William James Glackens was an American realist painter and one of the founders of the Ashcan School, which rejected the formal boundaries of artistic beauty laid-down by the conservative National Academy of Design. He is also known for his work in helping Albert C. Barnes to acquire the European paintings that form the nucleus of the famed Barnes Foundation in Philadelphia. His dark-hued, vibrantly painted street scenes and depictions of daily life in pre-WW I New York and Paris first established his reputation as a major artist. His later work was brighter in tone and showed the strong influence of Renoir. During much of his career as a painter, Glackens also worked as an illustrator for newspapers and magazines in Philadelphia and New York City.
Glackens was born in Philadelphia, Pennsylvania, where his family had lived for many generations. William had two siblings: an older sister, Ada, and an older brother, cartoonist and illustrator Louis Glackens. He graduated from the prestigious Central High School in 1890. Throughout his school years, he showed a great interest in and aptitude for drawing and drafting.
After graduation, Glackens became an artist-reporter for The Philadelphia Record. In 1892, he left that newspaper and began illustrating for the Philadelphia Press. He enrolled in evening classes at the Pennsylvania Academy of the Fine Arts, studying under the renowned realist Thomas Anshutz. Glackens was not a steady pupil, as art critic Forbes Watson would observe in 1923: "So much impression did the various instructors make upon him that today he can hardly remember who taught there when he was a pupil." John Sloan also attended the Academy, and he introduced Glackens to Robert Henri, a talented painter and charismatic figure in Philadelphia art circles. Henri played host to regular artists' gatherings at his studio, occasions to socialize, drink, sketch, talk about art, and give artistic criticism of one another's work. Henri urged the young men he brought together to read Whitman and Emerson, William Morris Hunt's Talks on Art and George Moore's Modern Painting, and to think about the need to create a vigorous new American art that spoke to their time and experience. These gatherings were the inspirational beginning of what became known as the Ashcan school of American art, a style that rejected the formality and gentility of 19th-century academic art and looked to working-class and middle-class metropolitan life for its material.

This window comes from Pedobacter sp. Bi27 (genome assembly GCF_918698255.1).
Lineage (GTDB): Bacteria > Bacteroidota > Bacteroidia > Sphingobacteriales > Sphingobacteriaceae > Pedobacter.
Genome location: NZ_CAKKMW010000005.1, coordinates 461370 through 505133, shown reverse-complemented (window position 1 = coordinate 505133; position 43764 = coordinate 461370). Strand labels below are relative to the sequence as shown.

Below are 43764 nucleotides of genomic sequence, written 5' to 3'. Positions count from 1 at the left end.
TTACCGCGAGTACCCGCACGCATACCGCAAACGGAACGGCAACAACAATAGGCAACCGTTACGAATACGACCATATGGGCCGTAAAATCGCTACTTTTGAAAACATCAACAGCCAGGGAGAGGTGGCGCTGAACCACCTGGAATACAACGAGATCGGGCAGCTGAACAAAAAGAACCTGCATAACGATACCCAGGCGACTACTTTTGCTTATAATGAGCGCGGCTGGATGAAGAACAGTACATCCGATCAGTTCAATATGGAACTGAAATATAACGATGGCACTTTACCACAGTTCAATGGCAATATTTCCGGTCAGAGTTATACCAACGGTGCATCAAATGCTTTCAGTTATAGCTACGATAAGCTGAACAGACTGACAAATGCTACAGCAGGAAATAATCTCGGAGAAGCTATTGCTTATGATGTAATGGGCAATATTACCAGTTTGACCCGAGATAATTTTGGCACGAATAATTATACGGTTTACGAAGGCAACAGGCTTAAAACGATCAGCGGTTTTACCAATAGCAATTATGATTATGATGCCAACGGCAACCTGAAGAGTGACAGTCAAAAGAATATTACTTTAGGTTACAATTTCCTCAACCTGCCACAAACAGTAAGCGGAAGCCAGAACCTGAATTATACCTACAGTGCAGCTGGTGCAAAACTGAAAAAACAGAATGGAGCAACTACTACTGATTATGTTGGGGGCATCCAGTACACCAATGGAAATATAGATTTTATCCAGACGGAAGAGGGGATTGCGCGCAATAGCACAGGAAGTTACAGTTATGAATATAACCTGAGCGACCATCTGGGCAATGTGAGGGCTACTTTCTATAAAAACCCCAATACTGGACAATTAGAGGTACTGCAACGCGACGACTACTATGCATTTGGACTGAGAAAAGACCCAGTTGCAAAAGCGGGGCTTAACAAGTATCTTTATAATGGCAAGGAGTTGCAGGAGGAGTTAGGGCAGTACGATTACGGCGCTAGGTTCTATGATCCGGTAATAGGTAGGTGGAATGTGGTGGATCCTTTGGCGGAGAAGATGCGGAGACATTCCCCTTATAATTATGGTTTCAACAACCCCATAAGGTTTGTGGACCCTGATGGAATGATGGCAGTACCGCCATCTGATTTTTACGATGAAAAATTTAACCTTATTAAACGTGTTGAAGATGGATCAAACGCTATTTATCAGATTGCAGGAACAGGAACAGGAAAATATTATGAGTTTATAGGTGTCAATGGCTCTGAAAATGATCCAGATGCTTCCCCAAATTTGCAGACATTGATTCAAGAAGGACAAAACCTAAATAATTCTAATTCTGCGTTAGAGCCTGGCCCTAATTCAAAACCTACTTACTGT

In 1895, Glackens traveled to Europe with several fellow painters, including Henri, to paint and to immerse himself in European art. He first visited Holland where he studied the Dutch masters. He then moved to Paris, where he rented a studio for a year with Henri and enjoyed his first exposure to the art of the Impressionists and Post-Impressionists. (For both men, "Manet became an idol.") Such a trip was common for artists of the time who wished to establish themselves in an American art world still looked upon as provincial by those artists and art lovers with a deeper experience of the Old Masters and the new art movements. While in Paris, Glackens painted independently, but did not attend any classes. Later in life, a confirmed Francophile, Glackens returned periodically to paint in Paris and the south of France.
Upon settling in New York in 1896, Glackens began work as an artist for the New York World, a position he attained through his friend and fellow illustrator George Luks, a painter who had also been a participant in the Henri studio sessions in Philadelphia. Glackens later became a sketch artist for the New York Herald. He also worked as an illustrator for various magazines, including McClure's Magazine, which sent him to Cuba to cover the Spanish–American War. At this time, Glackens was making a living as a magazine illustrator, but his real passion lay in painting. In 1901, he exhibited at the Allen Gallery with Henri and Sloan and thereafter gained favorable notice as an up-and-coming artist.
In 1904, Glackens married Edith Dimock, the daughter of a wealthy Connecticut family. She was also an artist, and they lived together in a Greenwich Village townhouse, where they raised two children, Lenna and Ira. If many of their artist friends lived a bohemian life by the standards of the day, such was not the case with William and Edith Glackens. In 1957, Ira Glackens published an anecdotal book about his father and the role he played in the emerging realist movement in art.
In 1906 he was elected into the National Academy of Design as an Associate member, and became a full Academician in 1933.